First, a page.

Dutch term – Weeskamer

Ordinance of the Goes Orphan Chamber

Ordinance of the Goes Orphan Chamber. Image credits: Goes Municipal Archives

A weeskamer is the orphan chamber, a government body responsible for overseeing the administration of the estates of (half) orphans. Weeskamers should not be confused with orphanages: they did not take care of the orphans, just the administration of the estates.
Weeskamers existed in most parts of the Netherlands until 1810. After 1810, their tasks were taken over by the court. They also existed in Dutch colonies, like New Amsterdam (present-day New York).

Tasks of the orphan chamber

After a parent died, the Weeskamer oversaw that a guardian was appointed. The first task of the guardian was to create an inventory of the estate that was left behind to determine the inheritance that the orphan was entitled to. The surviving spouse could pay the orphans their share and settle the inheritance, or could administer the estate until the children became of age (usually at age 25 for boys and 20 for girls). At that time, the guardian would submit a final settlement that showed how the estate had been divided.

When a widow or widower remarried, he or she needed to submit a statement from the Weeskamer that the children of the previous marriage had received their share, or arrangements had been made to safeguard their inheritance. Sometimes you see a statement that they were so poor that the children did not receive an inheritance.

Weeskamer records

Portrait of an orphan master

Jacob Gerritsz van der Mij, orphan master in Leiden. Image credits: Geheugen van Nederland

Weeskamer records can be a great source of information about family relationships, often giving the names and ages of the children. Administrators and guardians were often close relatives and sometimes the estate included shares in inheritances of previous generations. The inventories also provide an insight into the material wealth of our ancestors.
My favorite Weeskamer record find is an 18th century inventory of one of my ancestors that showed she owned two tea sets. I am a great lover of tea so perhaps I inherited that from her. Too bad I did not inherit her tea set too!

About Yvette Hoitink

Yvette Hoitink is a professional genealogist in the Netherlands. She has been doing genealogy for almost 25 years. Her expertise is helping people from across the world find their ancestors in the Netherlands. Read about Yvette's professional genealogy services.

Comments

  1. I have been looking for Weeskamer records for a long time. I was so excited to get this weeks newsletter that talks about them! My question is, where can I find the Weeskamer records for Amsterdam?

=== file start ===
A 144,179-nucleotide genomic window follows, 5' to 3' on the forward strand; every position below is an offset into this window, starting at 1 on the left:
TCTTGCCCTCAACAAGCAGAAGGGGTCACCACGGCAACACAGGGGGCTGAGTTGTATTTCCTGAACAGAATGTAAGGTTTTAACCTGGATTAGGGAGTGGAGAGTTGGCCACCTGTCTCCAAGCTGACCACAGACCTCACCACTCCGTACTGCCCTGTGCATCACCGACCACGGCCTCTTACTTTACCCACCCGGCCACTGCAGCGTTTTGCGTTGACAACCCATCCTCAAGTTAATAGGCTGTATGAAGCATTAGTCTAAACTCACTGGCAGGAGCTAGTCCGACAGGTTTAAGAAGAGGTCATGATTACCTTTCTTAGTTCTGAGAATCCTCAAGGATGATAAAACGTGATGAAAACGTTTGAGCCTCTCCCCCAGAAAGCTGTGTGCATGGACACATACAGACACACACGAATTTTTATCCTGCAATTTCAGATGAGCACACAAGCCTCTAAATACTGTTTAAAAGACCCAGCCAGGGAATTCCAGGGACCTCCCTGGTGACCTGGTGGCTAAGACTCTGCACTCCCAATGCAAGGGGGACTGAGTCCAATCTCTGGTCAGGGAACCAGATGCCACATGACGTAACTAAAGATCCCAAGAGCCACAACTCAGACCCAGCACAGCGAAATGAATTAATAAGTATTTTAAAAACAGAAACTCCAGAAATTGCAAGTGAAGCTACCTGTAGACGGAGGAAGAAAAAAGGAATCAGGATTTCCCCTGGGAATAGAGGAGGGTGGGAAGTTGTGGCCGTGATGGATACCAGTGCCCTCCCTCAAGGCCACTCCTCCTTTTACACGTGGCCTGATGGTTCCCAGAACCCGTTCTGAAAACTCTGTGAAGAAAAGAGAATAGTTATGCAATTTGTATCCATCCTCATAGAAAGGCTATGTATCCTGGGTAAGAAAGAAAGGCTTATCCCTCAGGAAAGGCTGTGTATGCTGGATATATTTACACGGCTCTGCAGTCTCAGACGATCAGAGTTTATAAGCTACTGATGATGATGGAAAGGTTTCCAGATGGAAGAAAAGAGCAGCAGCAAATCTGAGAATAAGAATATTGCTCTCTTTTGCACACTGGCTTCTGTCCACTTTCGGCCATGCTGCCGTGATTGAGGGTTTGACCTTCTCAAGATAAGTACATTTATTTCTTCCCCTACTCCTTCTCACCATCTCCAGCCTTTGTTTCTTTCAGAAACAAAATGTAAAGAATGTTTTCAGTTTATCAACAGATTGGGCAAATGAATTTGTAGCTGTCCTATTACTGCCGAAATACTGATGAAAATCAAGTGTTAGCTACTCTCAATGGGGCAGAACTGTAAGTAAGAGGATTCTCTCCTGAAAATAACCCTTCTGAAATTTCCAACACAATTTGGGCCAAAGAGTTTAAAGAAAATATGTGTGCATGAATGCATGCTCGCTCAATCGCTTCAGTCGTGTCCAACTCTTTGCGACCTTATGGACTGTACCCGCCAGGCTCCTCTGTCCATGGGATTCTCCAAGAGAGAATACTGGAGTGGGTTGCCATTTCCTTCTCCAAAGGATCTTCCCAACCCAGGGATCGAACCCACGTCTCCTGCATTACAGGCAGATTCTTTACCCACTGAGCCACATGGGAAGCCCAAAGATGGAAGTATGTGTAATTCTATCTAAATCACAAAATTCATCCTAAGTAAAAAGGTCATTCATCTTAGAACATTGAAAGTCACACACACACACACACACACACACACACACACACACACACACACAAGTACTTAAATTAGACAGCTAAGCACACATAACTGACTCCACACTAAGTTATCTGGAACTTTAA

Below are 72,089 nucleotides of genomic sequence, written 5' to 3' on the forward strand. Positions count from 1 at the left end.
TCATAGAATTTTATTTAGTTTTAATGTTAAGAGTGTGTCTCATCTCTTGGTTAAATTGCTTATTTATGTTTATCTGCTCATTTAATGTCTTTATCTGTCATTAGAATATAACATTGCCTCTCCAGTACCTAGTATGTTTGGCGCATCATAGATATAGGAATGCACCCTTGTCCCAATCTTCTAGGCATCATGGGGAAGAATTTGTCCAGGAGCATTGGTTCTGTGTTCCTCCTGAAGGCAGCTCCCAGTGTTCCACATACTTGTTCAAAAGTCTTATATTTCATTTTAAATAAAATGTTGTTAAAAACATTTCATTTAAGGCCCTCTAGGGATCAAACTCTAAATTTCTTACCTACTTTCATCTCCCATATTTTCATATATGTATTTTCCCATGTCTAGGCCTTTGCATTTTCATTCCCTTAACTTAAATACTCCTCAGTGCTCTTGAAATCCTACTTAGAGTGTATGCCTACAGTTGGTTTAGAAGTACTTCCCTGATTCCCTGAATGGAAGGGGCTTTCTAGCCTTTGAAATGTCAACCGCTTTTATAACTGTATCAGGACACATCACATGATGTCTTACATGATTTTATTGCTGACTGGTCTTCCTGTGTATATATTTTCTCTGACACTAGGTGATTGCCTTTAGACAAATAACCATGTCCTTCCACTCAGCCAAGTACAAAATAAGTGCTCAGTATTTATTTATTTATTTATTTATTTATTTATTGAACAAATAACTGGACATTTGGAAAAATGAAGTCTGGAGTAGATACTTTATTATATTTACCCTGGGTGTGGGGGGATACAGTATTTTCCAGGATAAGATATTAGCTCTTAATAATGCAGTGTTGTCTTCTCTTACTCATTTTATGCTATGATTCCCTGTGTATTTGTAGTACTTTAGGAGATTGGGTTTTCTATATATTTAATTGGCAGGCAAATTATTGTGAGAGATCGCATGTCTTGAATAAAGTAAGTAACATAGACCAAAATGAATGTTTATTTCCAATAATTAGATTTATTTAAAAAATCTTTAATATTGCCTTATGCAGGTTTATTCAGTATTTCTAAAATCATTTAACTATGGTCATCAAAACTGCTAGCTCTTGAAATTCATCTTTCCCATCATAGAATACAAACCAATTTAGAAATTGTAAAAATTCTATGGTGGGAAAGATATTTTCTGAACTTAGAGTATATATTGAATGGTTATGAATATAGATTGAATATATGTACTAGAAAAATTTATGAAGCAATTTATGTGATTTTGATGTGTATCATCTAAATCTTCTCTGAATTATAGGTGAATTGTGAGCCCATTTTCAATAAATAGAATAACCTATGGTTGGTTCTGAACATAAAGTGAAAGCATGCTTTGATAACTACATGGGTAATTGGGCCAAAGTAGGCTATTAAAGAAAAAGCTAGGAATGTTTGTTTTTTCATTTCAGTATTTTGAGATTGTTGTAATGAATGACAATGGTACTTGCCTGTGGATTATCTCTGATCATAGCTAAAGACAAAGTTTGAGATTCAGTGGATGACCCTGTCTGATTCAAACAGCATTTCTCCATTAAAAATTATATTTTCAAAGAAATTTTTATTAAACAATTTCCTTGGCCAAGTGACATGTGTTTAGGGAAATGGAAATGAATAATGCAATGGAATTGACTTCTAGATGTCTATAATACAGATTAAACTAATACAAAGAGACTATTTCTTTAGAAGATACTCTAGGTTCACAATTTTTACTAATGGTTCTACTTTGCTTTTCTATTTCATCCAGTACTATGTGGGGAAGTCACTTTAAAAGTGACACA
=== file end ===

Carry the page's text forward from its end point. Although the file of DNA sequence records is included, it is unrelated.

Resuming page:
• Hi Bobbie,
      Great to read that you enjoyed the topic. The archives of the Weeskamer of Amsterdam are kept at the Amsterdam Municipal Archives. The finding aid (catalog) is available online. Section 2.9.1.1 contains the lists of orphans overseen by the orphan chamber. Several call numbers have been digitized and are available via pay-per-view. Unfortunately, these records have not been indexed. There are some contemporary (18th century) alphabetical indexes on the names of the deceased or guardians but browsing these scans can take quite a bit of money. I usually consult them at the Amsterdam City Archives reading room, where these scans can be accessed for free.

  2. Judd Zandstra says

    Your tip on orphans was very timely since it coincided with my discovering with reference to guardians in a marriage record. My grandfather and his siblings were orphaned in May, 1873 when their mother died. Their father had died the previous November. When his sister Janke Hanzes Zandstra was married in February, 1916. Two guardians were mentioned in the marriage register. One was Janke’s paternal uncle and the other was the husband of her maternal aunt. The wording was “… hebbende tot voogt Oeds Barteles Zandstra daglooner wonende te Eestrum, en tot toeziende voogd Sijtze Taekes Ziijlstra, landbouwer wonende aldaar, ten dezen met haar voogd en toeziende voogd gesterkt.” I’m not sure why there were 2 guardians and what their functions were, expecially in regard to the marriage.

  3. A van Helsdingen says

    I have an ancestor born 1786 with siblings born up to 1792. Their parents died in 1796 and 1801 in Olst, Overijssel. Where would you find the Weeskamer records?

  4. Michelle Bryant says

    My great grandma father was born van eps in late 1800s. I was told he went to live with a family by the name or Harmon and his brother to a family named Johnson. Was this a common practice for the Dutch? No records can be found. I am certain he was born in the US but how would I ever find information on his father van eps?

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